On June 9, 2022, the Washington Employment Security Department (WESD) amended the “waiting period” for certain employees who successfully apply to the state’s Paid Family and Medical Leave (PFML) Program in addition to, providing clarification on use of leave during the post-natal period, and adding bereavement, in certain circumstances, as an acceptable reason for leave. The amendments took effect immediately upon signing.
The amendments make clear that the seven-day waiting period before benefits are made available will not reduce the PFML benefits available to employees. In addition, the waiting period no longer applies to medical leave taken for the birth of a child. Of note, employees who take leave for qualifying military events or to bond with a new child are already exempted from a waiting period.
The amendments clarify that leave taken during the first six weeks after birth (the postnatal period) is presumed to be medical leave. Employees eligible for benefits based on incapacity due to pregnancy or for postnatal care will be presumed to be using paid medical leave benefits unless the employee chooses to use paid family leave benefits during that period. In addition, the amendments modify the medical certification requirements so that employees using paid medical leave during the postnatal period do not need to provide certification of a serious health condition.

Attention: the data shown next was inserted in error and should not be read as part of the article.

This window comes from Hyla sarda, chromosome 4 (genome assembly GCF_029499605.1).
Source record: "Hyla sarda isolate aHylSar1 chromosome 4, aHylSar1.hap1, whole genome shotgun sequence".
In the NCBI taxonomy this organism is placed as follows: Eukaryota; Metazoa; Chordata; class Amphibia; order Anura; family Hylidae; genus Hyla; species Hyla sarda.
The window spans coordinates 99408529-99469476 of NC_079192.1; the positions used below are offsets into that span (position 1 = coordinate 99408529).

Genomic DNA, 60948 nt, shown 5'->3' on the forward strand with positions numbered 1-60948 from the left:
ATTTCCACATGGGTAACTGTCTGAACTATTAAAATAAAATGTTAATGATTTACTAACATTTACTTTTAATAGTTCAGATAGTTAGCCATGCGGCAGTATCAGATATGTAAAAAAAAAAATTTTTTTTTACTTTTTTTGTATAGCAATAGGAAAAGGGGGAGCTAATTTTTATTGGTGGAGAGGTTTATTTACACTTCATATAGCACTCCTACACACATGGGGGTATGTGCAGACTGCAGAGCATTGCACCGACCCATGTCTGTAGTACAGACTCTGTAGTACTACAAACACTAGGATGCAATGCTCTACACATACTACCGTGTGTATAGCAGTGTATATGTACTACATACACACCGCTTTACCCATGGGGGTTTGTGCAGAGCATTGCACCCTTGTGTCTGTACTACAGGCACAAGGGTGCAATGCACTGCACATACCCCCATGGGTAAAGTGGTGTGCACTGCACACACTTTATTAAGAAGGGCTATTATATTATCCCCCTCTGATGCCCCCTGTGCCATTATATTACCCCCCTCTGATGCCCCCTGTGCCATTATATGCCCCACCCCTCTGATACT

Employees may now use paid family leave during the seven calendar days after the death of a child for whom the employee would have qualified for medical leave for the birth of the child or would have qualified for family leave to bond with the child following their birth or placement.
Next Steps for Employers
Employers should review and update their PFML policies to ensure compliance with the law’s requirements, including adding bereavement leave as an additional category of eligibility for benefits under the Program.
For additional information on PFML, employers are encouraged to visit the WESD’s website, which provides an online employer toolkit.